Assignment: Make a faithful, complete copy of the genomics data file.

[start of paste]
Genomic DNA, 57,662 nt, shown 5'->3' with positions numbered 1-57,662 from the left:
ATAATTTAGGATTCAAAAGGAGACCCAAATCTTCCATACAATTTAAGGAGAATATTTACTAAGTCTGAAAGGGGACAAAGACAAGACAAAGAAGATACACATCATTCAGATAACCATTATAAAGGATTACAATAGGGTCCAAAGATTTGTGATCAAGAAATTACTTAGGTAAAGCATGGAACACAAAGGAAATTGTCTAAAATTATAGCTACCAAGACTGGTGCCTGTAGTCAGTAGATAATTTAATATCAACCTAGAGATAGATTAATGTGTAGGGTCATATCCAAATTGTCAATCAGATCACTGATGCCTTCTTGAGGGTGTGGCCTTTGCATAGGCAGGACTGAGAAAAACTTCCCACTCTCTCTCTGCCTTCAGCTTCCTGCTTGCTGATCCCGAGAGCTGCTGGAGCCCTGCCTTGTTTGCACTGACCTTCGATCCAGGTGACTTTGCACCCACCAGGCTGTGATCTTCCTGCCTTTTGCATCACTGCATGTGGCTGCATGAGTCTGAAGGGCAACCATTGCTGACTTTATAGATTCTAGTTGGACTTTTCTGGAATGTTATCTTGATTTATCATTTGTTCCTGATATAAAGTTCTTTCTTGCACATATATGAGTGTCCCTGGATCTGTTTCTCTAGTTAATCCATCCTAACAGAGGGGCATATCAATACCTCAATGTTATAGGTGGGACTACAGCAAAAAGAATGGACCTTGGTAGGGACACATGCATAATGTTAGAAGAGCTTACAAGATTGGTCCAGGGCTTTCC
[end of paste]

Genomic DNA, 57,662 nt, shown 5'->3' with positions numbered 1-57,662 from the left:
ATAATTTAGGATTCAAAAGGAGACCCAAATCTTCCATACAATTTAAGGAGAATATTTACTAAGTCTGAAAGGGGACAAAGACAAGACAAAGAAGATACACATCATTCAGATAACCATTATAAAGGATTACAATAGGGTCCAAAGATTTGTGATCAAGAAATTACTTAGGTAAAGCATGGAACACAAAGGAAATTGTCTAAAATTATAGCTACCAAGACTGGTGCCTGTAGTCAGTAGATAATTTAATATCAACCTAGAGATAGATTAATGTGTAGGGTCATATCCAAATTGTCAATCAGATCACTGATGCCTTCTTGAGGGTGTGGCCTTTGCATAGGCAGGACTGAGAAAAACTTCCCACTCTCTCTCTGCCTTCAGCTTCCTGCTTGCTGATCCCGAGAGCTGCTGGAGCCCTGCCTTGTTTGCACTGACCTTCGATCCAGGTGACTTTGCACCCACCAGGCTGTGATCTTCCTGCCTTTTGCATCACTGCATGTGGCTGCATGAGTCTGAAGGGCAACCATTGCTGACTTTATAGATTCTAGTTGGACTTTTCTGGAATGTTATCTTGATTTATCATTTGTTCCTGATATAAAGTTCTTTCTTGCACATATATGAGTGTCCCTGGATCTGTTTCTCTAGTTAATCCATCCTAACAGAGGGGCATATCAATACCTCAATGTTATAGGTGGGACTACAGCAAAAAGAATGGACCTTGGTAGGGACACATGCATAATGTTAGAAGAGCTTACAAGATTGGTCCAGGGCTTTCC